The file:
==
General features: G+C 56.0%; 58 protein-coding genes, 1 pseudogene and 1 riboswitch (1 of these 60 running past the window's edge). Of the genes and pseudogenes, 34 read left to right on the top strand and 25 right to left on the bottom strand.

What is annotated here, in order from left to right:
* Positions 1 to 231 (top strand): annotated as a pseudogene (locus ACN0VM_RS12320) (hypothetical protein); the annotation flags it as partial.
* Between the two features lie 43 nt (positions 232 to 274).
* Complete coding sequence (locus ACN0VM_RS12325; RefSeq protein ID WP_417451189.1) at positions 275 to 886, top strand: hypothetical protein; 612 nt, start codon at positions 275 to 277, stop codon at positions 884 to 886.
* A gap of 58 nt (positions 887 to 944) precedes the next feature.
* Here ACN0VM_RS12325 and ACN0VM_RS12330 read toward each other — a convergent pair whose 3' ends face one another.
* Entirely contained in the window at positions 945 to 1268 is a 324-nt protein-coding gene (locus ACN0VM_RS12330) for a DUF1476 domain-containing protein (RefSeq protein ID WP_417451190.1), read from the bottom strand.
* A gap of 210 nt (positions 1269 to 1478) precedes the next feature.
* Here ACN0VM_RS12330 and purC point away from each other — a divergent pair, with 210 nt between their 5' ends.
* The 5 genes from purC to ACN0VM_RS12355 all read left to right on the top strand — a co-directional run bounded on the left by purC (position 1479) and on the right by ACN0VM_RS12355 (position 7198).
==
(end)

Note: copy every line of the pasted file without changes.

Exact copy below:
General features: G+C 56.0%; 58 protein-coding genes, 1 pseudogene and 1 riboswitch (1 of these 60 running past the window's edge). Of the genes and pseudogenes, 34 read left to right on the top strand and 25 right to left on the bottom strand.

What is annotated here, in order from left to right:
* Positions 1 to 231 (top strand): annotated as a pseudogene (locus ACN0VM_RS12320) (hypothetical protein); the annotation flags it as partial.
* Between the two features lie 43 nt (positions 232 to 274).
* Complete coding sequence (locus ACN0VM_RS12325; RefSeq protein ID WP_417451189.1) at positions 275 to 886, top strand: hypothetical protein; 612 nt, start codon at positions 275 to 277, stop codon at positions 884 to 886.
* A gap of 58 nt (positions 887 to 944) precedes the next feature.
* Here ACN0VM_RS12325 and ACN0VM_RS12330 read toward each other — a convergent pair whose 3' ends face one another.
* Entirely contained in the window at positions 945 to 1268 is a 324-nt protein-coding gene (locus ACN0VM_RS12330) for a DUF1476 domain-containing protein (RefSeq protein ID WP_417451190.1), read from the bottom strand.
* A gap of 210 nt (positions 1269 to 1478) precedes the next feature.
* Here ACN0VM_RS12330 and purC point away from each other — a divergent pair, with 210 nt between their 5' ends.
* The 5 genes from purC to ACN0VM_RS12355 all read left to right on the top strand — a co-directional run bounded on the left by purC (position 1479) and on the right by ACN0VM_RS12355 (position 7198).